International recognition of Iran’s 90-year occupation of the Arab state of Ahwaz would be a fatal blow to the Iranian regime and its regional expansionism and interventions, say liberationist activists from the Ahwaz, now a region of Iran.
Speaking at a one-day conference in Bahrain on Wednesday entitled ‘Mechanisms for Recognition of the State of Ahwaz’, organized by supporters in the Gulf kingdom, Nasser Jabor, a representative of the Arab Struggle Movement for the Liberation of Ahwaz (ASMLA) said, “The Ahwazi cause is Iran’s real weakness. If it were recognized as a state occupied by Iran, this would be a fatal blow to the Iranian regime and to every Iranian intervention in internal affairs in regional countries.”
The conference was held in response to a proposal by Bahraini parliamentary deputies recognizing the legitimacy of the Ahwazi cause and supporting the people’s freedom and their right to defend themselves against oppression. The Bahraini parliamentarians have announced upcoming initiatives to bring the long-neglected cause to international prominence and to demand international recognition of Ahwaz as an occupied Arab state. Iranian state media have reacted furiously to this, accusing both Bahrain and Saudi Arabia of attempting to destabilize Iran’s national security after the initiative to recognize Ahwaz as an occupied state and to support and advocate for it by every legal means was submitted to the Bahraini House of Representatives and parliament.
The state of Ahwaz was annexed by Iran in 1925, with Britain supporting the annexation in exchange for oil deals with the then-Shah; over 95 percent of the oil and gas resources and one-third of the water supply claimed by Iran are located in Ahwaz. Much of the state was subsequently renamed as ‘Khuzestan’, with other parts subsumed into neighbouring Iranian regions. The historic Ahwazi Arab place names were replaced with Farsi ones by the rulers, and the Ahwazi people marginalized and treated as inferior for their Arab ethnicity, punished for speaking their native Arabic language, and even restricted from wearing their traditional Arab garments; these restrictions have continued to the present day and even worsened under the current theocratic regime, with Ahwazi people routinely arrested, imprisoned and often executed for such “crimes” as speaking or teaching in Arabic. Despite the region being home to the source of most of Iran’s wealth, most Ahwazis live in medieval poverty, with ethnically Iranian settlers living in ethnically homogenous settlements forbidden to the local Arabs very like Israel’s in Palestine.
In his opening speech at Wednesday’s event, Jabor, a member of the ASMLA, explained that the ethnically Iranian people in Iran make up less than half of its population, with minorities in annexed regions such as Ahwazi Arabs, Kurds in Kurdistan, Baluchis in Baluchistan, and Turks in Azerbaijan, comprising the majority. He pointed out that the tensions exacerbated by successive Iranian regimes’ over bigotry towards minorities are weaknesses for Iran which Arab nations are aware of but have so far failed to use as means of weakening the regime. Jabor lauded the parliamentarian’s proposal to recognize the Iranian occupation and acknowledge Ahwazi sovereignty and right to independence, adding, “We hope that the other Arab states’ parliaments will follow this step by recognizing our cause of Ahwaz, and we will explore ways of implementing the initiative launched by the Bahraini Council of Representatives.”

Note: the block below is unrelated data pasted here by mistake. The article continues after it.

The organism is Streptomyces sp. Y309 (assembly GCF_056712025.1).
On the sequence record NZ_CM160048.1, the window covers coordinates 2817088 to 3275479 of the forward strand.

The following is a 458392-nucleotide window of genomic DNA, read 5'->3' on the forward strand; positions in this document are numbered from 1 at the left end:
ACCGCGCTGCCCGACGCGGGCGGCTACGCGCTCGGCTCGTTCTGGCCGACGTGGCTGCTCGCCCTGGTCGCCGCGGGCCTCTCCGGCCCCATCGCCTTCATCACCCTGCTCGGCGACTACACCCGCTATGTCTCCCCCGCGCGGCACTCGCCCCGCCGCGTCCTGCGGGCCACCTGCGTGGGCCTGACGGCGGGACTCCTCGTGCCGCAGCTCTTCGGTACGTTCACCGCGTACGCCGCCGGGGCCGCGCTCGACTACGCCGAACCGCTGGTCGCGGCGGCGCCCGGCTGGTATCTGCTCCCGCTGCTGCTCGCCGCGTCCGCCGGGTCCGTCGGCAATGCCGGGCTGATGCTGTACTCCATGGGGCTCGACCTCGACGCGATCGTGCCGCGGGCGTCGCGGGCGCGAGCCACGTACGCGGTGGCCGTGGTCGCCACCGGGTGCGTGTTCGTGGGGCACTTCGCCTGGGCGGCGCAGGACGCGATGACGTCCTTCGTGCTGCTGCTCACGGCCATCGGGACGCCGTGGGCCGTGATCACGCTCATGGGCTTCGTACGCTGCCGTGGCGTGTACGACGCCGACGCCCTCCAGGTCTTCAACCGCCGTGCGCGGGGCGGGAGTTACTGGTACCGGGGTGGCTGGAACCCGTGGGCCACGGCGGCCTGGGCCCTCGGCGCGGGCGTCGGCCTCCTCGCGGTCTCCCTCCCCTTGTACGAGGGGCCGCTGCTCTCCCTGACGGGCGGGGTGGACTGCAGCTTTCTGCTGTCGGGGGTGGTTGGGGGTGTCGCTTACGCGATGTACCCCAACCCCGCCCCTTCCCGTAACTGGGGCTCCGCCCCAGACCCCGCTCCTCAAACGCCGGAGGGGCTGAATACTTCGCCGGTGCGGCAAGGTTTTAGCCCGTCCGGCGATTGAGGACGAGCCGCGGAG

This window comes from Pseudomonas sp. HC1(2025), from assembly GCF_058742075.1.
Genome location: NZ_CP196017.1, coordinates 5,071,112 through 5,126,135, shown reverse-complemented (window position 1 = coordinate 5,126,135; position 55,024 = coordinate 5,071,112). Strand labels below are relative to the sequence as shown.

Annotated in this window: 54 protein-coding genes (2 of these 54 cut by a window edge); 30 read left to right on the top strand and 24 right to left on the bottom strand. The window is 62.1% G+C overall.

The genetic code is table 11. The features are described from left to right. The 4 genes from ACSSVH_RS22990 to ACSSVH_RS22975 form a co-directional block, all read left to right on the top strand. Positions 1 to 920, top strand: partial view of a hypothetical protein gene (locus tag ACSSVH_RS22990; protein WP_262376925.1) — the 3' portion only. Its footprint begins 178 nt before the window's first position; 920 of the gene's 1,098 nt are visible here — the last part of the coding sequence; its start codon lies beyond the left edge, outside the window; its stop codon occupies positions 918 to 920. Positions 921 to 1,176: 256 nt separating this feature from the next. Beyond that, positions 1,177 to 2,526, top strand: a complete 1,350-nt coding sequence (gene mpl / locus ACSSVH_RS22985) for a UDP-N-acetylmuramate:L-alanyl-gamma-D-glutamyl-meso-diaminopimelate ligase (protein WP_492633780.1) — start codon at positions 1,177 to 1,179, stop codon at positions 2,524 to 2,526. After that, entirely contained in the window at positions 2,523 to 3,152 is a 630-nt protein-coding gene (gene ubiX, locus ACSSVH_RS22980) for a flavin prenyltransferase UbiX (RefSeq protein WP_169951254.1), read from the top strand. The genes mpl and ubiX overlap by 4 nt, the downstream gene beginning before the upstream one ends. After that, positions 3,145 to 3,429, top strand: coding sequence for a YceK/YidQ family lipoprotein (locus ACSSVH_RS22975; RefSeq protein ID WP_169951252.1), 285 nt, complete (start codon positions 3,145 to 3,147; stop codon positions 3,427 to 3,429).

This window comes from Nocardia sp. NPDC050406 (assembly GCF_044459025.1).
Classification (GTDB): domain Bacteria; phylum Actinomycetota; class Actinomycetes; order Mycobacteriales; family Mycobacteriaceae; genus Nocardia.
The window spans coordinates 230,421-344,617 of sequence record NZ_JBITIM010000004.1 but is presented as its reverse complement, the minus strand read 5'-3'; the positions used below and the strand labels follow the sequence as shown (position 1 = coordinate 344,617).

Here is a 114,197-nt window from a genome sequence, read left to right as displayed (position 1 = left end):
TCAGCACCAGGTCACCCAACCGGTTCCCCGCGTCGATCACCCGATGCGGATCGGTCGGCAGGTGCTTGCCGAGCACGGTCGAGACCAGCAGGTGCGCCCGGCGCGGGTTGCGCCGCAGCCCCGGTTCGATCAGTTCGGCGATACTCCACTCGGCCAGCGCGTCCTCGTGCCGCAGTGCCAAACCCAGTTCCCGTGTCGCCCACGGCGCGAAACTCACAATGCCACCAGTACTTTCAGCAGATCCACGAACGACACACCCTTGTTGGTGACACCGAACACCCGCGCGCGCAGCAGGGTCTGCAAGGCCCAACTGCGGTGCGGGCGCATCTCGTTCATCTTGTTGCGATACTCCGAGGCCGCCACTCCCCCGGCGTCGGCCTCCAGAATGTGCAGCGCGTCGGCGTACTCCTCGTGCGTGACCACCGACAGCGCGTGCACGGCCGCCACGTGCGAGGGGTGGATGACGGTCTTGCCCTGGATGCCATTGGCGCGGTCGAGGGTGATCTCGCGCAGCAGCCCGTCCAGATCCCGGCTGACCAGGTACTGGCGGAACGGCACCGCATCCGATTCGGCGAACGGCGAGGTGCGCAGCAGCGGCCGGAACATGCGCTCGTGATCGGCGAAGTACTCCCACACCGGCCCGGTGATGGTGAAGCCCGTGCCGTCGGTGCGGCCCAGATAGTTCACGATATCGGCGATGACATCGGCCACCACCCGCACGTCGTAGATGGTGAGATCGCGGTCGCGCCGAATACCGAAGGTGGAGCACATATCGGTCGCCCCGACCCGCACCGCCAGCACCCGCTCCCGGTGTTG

Speaking during the event, Bahraini MP Issa Turki said that the issue of Ahwazi freedom was a just cause which had been forgotten, vowing that this situation would change following a mobilization by Ahwazi activists. The parliamentarian said that Ahwazi freedom is a truly just cause of humanitarianism and human rights which requires the support and assistance of all peoples, regionally and internationally, calling on the Arab League to adopt the Ahwazi cause based on the principles of justice and humanity which are consistent with the legal principles enshrined in international law.
Other speakers at the event also gave impassioned speeches of support for Ahwaz. One of the leading speakers, the chairman of Bahrain’s Human Rights Committee, MP Mohammed Al-Marafi, telling the ASMLA representatives and all Ahwazis, “Your cause is the cause of all the Arabs. We will support you to give this issue all the legitimate channels, through the Gulf Cooperation Council, the Arab League, and the United Nations Council, and to emphasize the need to grant the Ahwazi Arab people their rights and reject the unspeakable abuses inflicted on them. We call on the international community to take notice of Ahwazi human rights; this situation affects international peace and the Kingdom of Bahrain is a leader in taking into account the rights of all peoples. Ahwaz was, in fact, a state and we support the people in order to restore their state. Every human being with the power to do so should support this and should exercise all forms of pressure on the Iranian regime, making the Ahwazi cause a central issue.”
According to sources in Bahrain, the ASMLA representatives are set to hold a number of meetings in the coming days to discuss ways of implementing the parliamentarians’ proposal to recognize Iran’s occupation of Ahwaz and to deliberate over how best to reintroduce the initiative to the country’s House of Representatives.
Written by Rahim Hamid, Ahwazi freelance journalist based in the USA